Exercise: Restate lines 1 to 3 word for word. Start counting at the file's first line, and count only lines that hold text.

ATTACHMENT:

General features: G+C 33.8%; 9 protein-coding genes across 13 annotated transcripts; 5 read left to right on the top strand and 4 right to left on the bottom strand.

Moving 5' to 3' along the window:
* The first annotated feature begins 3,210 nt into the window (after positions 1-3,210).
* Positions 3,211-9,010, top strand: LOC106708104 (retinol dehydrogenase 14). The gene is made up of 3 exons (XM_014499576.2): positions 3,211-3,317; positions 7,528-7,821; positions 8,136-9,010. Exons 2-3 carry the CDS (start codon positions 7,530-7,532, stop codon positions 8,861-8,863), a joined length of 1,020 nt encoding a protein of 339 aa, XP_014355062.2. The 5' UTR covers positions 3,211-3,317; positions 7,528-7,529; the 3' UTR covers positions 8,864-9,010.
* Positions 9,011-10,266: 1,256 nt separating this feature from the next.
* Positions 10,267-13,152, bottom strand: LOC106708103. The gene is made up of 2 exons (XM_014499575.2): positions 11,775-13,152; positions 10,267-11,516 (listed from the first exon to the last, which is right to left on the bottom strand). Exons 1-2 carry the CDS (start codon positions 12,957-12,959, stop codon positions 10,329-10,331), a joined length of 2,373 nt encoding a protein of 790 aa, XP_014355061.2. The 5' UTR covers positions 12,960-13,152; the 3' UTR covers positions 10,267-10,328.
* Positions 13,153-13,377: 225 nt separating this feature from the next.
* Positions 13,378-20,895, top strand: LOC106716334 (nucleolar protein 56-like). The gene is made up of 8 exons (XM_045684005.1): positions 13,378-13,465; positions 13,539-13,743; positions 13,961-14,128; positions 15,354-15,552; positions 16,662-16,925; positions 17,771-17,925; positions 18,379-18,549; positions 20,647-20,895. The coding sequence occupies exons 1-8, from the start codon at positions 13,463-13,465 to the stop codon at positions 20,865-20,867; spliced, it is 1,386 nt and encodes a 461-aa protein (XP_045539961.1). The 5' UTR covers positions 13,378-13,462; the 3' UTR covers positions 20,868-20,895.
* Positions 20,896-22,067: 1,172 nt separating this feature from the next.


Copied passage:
General features: G+C 33.8%; 9 protein-coding genes across 13 annotated transcripts; 5 read left to right on the top strand and 4 right to left on the bottom strand.

Moving 5' to 3' along the window:
* The first annotated feature begins 3,210 nt into the window (after positions 1-3,210).